Choosing which rooms need air conditioning depends on your lifestyle and the size and design of your home. Ducted air conditioning systems can cool and heat the entire home through ducts in the ceiling. They are usually controlled centrally where you can create climate zones to make the heating and cooling more energy efficient.
On the other hand, split air conditioning systems provide warm or cool air to individual rooms. The indoor unit is installed on a wall and is connected to an outdoor unit on the other side of the wall. Split systems are more cost-effective if you only want air conditioning in a couple of rooms.
When installing a split system in the bedroom, most people prefer to have the unit to the left or right of the bed, not directly above the bedhead. Air flowing directly on the bed can be uncomfortable while sleeping.
When installing a split system in the living room, try and do so where the air will flow towards where you sit. This will enable you to feel the effects of the air conditioner better when in the living room.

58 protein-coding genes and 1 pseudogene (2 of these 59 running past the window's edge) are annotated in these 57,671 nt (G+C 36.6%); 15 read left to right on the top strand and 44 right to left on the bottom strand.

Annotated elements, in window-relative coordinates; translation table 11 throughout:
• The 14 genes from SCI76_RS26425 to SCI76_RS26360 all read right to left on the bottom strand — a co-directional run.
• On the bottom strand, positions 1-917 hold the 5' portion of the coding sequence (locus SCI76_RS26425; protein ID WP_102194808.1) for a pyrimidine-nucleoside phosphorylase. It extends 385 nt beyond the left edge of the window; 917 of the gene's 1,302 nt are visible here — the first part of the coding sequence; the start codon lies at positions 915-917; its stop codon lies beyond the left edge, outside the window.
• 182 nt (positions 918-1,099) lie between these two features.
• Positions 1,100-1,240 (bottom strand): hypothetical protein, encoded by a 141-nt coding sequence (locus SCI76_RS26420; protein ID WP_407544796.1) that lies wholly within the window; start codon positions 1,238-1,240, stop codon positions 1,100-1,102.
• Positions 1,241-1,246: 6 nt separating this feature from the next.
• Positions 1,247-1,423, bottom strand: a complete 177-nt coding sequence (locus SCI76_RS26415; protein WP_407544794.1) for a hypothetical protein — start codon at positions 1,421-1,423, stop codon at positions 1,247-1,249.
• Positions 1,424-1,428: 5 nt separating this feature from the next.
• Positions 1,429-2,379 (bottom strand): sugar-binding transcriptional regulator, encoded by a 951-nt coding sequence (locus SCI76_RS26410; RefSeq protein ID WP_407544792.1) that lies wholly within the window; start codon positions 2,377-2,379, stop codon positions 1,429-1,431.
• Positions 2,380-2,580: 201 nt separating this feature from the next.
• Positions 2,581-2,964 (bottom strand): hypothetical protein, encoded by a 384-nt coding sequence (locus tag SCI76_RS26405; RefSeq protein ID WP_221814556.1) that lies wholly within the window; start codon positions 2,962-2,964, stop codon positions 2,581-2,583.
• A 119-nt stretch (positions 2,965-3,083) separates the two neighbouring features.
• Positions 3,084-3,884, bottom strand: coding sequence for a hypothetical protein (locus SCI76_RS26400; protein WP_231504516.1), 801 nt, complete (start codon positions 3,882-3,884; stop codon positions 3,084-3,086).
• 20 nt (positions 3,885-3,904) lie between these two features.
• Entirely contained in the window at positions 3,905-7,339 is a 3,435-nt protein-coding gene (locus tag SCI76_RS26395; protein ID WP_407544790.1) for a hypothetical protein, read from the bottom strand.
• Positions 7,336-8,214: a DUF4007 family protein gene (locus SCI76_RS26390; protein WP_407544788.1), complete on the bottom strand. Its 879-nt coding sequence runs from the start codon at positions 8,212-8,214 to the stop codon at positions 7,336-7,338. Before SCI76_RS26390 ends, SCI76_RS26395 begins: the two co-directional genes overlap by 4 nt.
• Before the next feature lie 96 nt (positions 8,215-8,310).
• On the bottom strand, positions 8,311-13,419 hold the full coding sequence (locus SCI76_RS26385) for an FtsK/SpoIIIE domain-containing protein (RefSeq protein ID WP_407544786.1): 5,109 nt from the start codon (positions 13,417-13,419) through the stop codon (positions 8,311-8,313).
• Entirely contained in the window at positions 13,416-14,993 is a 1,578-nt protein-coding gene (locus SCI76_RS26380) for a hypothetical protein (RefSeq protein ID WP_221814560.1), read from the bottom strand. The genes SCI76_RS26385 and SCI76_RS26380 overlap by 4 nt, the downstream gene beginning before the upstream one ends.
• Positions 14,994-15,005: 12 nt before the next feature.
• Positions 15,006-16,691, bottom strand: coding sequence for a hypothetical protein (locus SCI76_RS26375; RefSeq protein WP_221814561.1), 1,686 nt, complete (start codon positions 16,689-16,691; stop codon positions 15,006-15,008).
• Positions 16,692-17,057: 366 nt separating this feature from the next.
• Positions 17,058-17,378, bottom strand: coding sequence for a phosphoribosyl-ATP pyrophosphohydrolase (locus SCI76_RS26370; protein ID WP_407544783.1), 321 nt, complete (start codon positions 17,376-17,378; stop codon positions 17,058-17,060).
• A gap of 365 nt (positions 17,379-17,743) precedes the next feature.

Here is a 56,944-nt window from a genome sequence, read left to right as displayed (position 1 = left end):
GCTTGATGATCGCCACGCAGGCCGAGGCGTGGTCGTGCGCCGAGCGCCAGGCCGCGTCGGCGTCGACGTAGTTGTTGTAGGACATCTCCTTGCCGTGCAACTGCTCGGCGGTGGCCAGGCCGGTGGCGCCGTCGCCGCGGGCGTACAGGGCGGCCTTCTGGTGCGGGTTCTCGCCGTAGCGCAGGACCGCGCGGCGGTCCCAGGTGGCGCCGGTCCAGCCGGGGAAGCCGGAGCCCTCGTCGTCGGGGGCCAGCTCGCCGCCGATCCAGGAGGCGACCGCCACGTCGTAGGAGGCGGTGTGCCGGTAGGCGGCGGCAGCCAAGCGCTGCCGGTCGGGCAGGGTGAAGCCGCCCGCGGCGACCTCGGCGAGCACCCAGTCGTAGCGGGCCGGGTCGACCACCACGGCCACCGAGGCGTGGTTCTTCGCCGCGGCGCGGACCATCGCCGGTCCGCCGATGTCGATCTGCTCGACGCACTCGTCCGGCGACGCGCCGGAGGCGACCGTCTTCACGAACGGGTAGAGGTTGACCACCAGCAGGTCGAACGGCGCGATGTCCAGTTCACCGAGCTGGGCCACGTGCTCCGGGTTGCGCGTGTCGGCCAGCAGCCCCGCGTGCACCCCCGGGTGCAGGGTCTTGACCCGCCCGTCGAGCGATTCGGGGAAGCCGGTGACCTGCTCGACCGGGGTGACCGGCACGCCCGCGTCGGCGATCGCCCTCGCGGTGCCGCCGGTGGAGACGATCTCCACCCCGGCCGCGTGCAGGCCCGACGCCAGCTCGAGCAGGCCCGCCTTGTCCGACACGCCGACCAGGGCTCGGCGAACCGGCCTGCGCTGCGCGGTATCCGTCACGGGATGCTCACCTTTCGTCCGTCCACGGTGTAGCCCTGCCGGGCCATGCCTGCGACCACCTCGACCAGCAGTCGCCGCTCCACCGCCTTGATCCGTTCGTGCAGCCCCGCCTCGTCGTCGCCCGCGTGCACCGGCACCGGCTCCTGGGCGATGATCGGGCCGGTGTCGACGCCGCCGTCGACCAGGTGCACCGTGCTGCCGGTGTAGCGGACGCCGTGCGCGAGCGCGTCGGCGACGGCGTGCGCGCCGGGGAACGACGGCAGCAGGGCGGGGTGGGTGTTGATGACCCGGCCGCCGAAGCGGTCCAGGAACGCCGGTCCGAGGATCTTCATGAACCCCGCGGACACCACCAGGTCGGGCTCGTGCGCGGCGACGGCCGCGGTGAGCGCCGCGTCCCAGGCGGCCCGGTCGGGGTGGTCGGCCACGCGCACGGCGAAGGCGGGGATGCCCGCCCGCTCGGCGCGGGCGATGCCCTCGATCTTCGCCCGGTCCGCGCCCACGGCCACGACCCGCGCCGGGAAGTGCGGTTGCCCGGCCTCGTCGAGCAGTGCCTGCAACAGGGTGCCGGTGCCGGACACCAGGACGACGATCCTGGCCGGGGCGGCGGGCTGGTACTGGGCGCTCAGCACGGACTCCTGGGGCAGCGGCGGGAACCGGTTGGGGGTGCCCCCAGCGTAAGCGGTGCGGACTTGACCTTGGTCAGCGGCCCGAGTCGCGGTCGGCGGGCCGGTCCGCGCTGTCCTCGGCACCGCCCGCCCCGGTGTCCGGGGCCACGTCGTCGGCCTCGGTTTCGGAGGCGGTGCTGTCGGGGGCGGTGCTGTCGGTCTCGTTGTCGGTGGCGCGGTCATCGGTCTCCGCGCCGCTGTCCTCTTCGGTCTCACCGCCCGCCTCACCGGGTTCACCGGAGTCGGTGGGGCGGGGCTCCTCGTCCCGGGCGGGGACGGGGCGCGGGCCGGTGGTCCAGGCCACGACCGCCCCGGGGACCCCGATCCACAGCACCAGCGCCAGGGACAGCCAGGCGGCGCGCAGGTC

Positioning your air con for maximum efficiency
When an air conditioning installer inspects your house, they will look out for a number of factors that can influence the energy efficiency of your air conditioner. These include:
Available ventilation – the air conditioning unit should have no interruption to airflow. In other words, it shouldn’t be installed behind furniture, doors or any other obstructions.
Sources of heat – ideally you should place your air conditioner away from heat sources such as appliances or windows that receive a lot of sunlight. Placing your indoor unit too close to heat sources can affect the thermostat reading and cause the system to work harder.
Height – the air conditioning unit should be placed high on the wall so that it can distribute cool air more effectively. Make sure that you can still access the unit to clean it and change the air filter when needed.